The writer John Wray learned a thing or two about Albert Einstein while researching his new novel, "The Lost Time Accidents." For one, he says that despite Einstein’s fame and charming persona, the physicist always had a surprising quality — a lack of interest in popularity.
“He really truly had no interest in the trappings of fame or fortune,” Wray says. “He truly was an outsider, even in Princeton. You know, he spent most of his time alone, and he truly had a remarkable sense of humor — about himself, as well as the society he was in.”
This is something that Wray plays with, in his novel, centered on an Eastern European family in the early 1900s, who are convinced that they’ve discovered the secret to time travel. The protagonists also believe that Einstein is their archenemy, so much so that they refuse to mention the physicist by name, referring to him instead as “the patent clerk.”
“I think another reason that Einstein has become such a popular and enduring icon is that, when he began to publish his theories, and even to this day, a lot of people are a little bit frightened by science,” Wray says. “And the implications of science seem to be very cold and forbidding, and they seem to be negating a lot of the things that people hold dear, their spirituality and their religion. And here comes Einstein, who’s so warm and generous and modest and almost saint-like in a certain way.”
That helped cement him as a pop-culture icon, despite the complexity — or controversy — of his theories.
“Einstein's scientific career evolved almost in parallel with various forms of modern media, with you know, the newsreel and radio and then later film,” he says. “And he was very well-suited to these forms of media because you couldn't possibly reduce his theories to a sound bite, but you could certainly reduce his persona to a tidy little caricature. And that I think caused him to be very effectively transmitted worldwide as this kind of concept.”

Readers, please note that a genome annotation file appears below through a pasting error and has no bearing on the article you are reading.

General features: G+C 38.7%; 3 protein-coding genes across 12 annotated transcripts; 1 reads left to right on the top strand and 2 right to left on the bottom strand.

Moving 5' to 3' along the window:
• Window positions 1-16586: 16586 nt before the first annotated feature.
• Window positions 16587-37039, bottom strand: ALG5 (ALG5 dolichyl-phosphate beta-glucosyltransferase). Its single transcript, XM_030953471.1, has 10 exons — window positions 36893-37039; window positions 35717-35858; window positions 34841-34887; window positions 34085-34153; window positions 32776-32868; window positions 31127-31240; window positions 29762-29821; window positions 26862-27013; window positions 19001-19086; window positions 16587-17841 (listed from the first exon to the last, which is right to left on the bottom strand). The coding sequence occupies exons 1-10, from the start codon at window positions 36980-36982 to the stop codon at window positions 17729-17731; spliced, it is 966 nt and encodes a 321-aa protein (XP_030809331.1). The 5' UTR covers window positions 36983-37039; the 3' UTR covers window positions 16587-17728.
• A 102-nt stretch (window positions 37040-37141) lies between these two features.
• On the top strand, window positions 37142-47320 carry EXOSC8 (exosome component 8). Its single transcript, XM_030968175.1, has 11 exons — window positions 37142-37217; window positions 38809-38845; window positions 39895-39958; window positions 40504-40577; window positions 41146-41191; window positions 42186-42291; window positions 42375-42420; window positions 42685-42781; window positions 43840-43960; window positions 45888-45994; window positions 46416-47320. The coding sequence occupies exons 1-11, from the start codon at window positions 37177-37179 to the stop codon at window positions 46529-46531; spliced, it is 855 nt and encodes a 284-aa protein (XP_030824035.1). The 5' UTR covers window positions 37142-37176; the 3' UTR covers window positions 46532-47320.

But even as Einstein became globally synonymous with “genius,” his controversial ideas about quantum theory once again placed him in the fringes of his field.
“The very … willingness on Einstein's part to tilt at windmills and risk the disapproval and sort of incredulity of his colleagues in the last third of his life became this truly quixotic quest to disprove various innovations and discoveries and theories that had directly sprung from relativity,” Wray says. “Einstein was completely alone in his resistance to the implications of his own earlier work.”
For Wray, that closing epoch brings a certain symmetry to Einstein’s career trajectory.
“He began as a complete outsider who was not taken seriously,” he says. “Suddenly, he became the absolute, utter, total insider in the sense that his ideas and work could not have been more central to every aspect of physics. ... And then after that relatively brief period of a decade or two, he moved farther and farther out of relevance, essentially.”
“And he ended up in a very similar position to that in which he began — that of a total outsider.”